View Full Version : Tripitaka

01 Jun 11, 02:34
Is the the Tripitaka the infallible word of the Buddha? Does infallibility matter?
May you find the causes of true happiness within.

01 Jun 11, 03:42
Infallibility huh?
Like this kind http://2.bp.blogspot.com/_ANBfxiK-KSM/TJ5iNfjMNyI/AAAAAAAAASY/urJHXFE9qb0/s320/papal+crest.jpg or http://www.easy-kids-science-experiments.com/images/science-boy-resize.jpg

01 Jun 11, 04:42
Does infallibility matter?
Absolutely. But in Buddhism, it is regarded as "reliability" or "trustworthiness" rather than "infallibility".

There is no Buddhist path without genuine refuge in the Buddha and the Dhamma.

The contrary is just theft or robbery, where we hear some teachings, we use them, without returning any gratitude or recognition.

The highway robbery has not overcome ego & individualism. Being so, the causes of true happiness have not been found within.

In the Garava Sutta (http://www.accesstoinsight.org/tipitaka/sn/sn06/sn06.002.than.html), the Buddha explained what is necessary for the maturation of the spiritual faculties.


Yassa saddhā tathāgate
Acalā supatiṭṭhitā,
Sīlañca yassa kalyāṇaṃ
Ariya-kantaṃ pasaṃsitaṃ

One whose conviction in the Tathagata
Is unshakable, well-established,
Whose virtue is admirable,
Praised, cherished by the Noble Ones,

Saṅghe pasādo yassatthi
Ujubhūtañca dassanaṃ
Adaḷiddoti taṃ āhu
Amoghan-tassa jīvitaṃ

Who has faith in the Sangha, straightforwardness, vision:
"He is not poor," they say. His life has not been in vain.

Tasmā saddhañca sīlañca
Pasādaṃ dhamma-dassanaṃ
Anuyuñjetha medhāvī
Saraṃ buddhāna-sāsananti

So conviction & virtue, faith, & dhamma-vision
Should be cultivated by the wise,
Remembering the Buddhas' teachings.


Handa mayaṃ dhammābhigītiṃ karoma se:

Now let us chant in celebration of the Dhamma:


[Svākkhātatā]diguṇa-yogavasena seyyo,

Superior, through having such virtues as being well-expounded,

Yo magga-pāka-pariyatti-vimokkha-bhedo,

Divided into Path & Fruit, study & emancipation,

Dhammo kuloka-patanā tadadhāri-dhārī.

The Dhamma protects those who hold to it from falling into miserable worlds.

Vandām'ahaṃ tama-haraṃ vara-dhammam-etaṃ.

I revere that foremost Dhamma, the destroyer of darkness.

Dhammo yo sabba-pāṇīnaṃ
Saraṇaṃ khemam-uttamaṃ.

The Dhamma that for all beings is the secure, the highest refuge,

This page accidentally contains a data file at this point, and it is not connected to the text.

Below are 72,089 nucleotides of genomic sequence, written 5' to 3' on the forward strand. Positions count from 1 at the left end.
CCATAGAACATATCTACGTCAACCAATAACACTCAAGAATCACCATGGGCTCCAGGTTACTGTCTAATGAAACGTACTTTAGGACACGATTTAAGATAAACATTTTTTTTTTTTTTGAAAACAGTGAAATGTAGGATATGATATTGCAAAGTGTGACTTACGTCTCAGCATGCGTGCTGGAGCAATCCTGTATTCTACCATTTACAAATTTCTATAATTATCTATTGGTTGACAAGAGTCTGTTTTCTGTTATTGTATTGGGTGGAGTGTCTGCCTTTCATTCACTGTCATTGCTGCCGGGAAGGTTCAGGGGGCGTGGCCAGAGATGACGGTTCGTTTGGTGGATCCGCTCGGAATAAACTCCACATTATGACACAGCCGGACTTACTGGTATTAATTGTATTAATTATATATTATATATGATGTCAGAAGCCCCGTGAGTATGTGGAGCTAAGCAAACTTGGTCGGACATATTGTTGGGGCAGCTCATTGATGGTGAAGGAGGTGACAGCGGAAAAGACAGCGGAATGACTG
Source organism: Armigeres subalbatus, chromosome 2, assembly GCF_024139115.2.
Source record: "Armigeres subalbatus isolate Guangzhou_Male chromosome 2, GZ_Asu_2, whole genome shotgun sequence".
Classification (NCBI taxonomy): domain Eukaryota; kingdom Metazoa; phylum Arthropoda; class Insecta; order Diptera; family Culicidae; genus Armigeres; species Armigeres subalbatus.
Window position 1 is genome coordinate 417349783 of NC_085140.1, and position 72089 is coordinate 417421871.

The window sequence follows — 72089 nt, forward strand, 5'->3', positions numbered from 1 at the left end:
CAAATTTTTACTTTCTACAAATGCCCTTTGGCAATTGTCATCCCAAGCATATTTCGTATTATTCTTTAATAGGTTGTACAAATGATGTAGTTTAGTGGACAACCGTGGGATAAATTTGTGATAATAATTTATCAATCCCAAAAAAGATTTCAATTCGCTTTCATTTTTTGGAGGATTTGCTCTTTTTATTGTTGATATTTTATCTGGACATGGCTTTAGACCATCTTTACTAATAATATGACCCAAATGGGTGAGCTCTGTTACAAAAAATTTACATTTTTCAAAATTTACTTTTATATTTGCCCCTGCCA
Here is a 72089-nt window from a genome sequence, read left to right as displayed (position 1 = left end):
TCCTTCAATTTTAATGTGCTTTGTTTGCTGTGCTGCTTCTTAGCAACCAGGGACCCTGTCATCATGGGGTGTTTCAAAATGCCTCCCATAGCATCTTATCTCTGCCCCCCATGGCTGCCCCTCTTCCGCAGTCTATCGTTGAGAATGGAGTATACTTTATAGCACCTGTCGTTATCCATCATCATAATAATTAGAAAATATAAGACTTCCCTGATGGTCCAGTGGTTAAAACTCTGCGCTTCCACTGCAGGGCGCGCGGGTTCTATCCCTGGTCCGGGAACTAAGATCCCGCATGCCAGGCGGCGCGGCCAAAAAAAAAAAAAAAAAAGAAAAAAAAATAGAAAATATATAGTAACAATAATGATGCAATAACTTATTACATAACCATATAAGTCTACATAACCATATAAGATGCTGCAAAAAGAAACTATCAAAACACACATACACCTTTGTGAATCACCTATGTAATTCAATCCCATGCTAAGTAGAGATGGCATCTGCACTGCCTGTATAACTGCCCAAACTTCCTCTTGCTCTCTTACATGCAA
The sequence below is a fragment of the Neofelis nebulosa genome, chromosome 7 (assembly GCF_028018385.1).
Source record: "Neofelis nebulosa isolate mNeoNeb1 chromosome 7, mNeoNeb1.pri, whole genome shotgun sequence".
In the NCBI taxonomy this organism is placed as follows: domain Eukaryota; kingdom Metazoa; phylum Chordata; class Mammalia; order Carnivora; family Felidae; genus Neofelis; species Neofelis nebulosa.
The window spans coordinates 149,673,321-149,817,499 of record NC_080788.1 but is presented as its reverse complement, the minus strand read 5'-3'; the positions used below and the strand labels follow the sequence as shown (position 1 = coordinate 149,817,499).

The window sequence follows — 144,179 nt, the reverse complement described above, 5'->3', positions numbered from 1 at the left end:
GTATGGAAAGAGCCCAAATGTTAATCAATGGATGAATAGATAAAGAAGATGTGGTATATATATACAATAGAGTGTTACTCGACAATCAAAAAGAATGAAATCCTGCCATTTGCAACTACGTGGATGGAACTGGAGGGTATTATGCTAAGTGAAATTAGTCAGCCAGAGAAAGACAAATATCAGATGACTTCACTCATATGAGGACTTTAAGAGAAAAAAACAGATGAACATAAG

Vandāmi taṃ sirenahaṃ,

The second theme for recollection: I revere it with my head.

Dhammassāhasmi dāso (dāsī) va
Dhammo me sāmikissaro.

I am the Dhamma's servant, the Dhamma is my sovereign master,

Dhammo dukkhassa ghātā ca
Vidhātā ca hitassa me.

The Dhamma is a destroyer of suffering & a provider of welfare for me.

Dhammassāhaṃ niyyādemi

To the Dhamma I dedicate this body & this life of mine.

Vandanto'haṃ (Vandantī'haṃ) carissāmi
Dhammasseva sudhammataṃ.

I will fare with reverence for the Dhamma's genuine rightness.

N'atthi me saraṇaṃ aññaṃ,
Dhammo me saraṇaṃ varaṃ:

I have no other refuge, the Dhamma is my foremost refuge:

Etena sacca-vajjena,
Vaḍḍheyyaṃ satthu-sāsane.

By the speaking of this truth, may I grow in the Teacher's instruction.

Dhammaṃ me vandamānena (vandamānāya)
Yaṃ puññaṃ pasutaṃ idha,
Sabbe pi antarāyā me,
Māhesuṃ tassa tejasā.

Through the power of the merit here produced by my reverence for the Dhamma, may all my obstructions cease to be.


Kāyena vācāya va cetasā vā,
Dhamme kukammaṃ pakataṃ mayā yaṃ,
Dhammo paṭiggaṇhatu accayantaṃ,
Kālantare saṃvarituṃ va dhamme.

Whatever bad kamma I have done to the Dhamma
by body, by speech, or by mind,
may the Dhamma accept my admission of it,
so that in the future I may show restraint toward the Dhamma.

01 Jun 11, 05:02
Absolutely. But in Buddhism, it is regarded as "reliability" or "trustworthiness" rather than "infallibility". [...].

Sure. Thanks Element!


01 Jun 11, 07:15
Is the the Tripitaka the infallible word of the Buddha?

Absolutely and unequivocably not.

The entire "pitaka" of "abihidhamma" is later papanca, for instance.

The words of the Buddha are the words of the Buddha. Many are to be found in portions of the Nikayas, but everything in the Nikayas did not drop from the Buddha's lips. Not by a long stretch.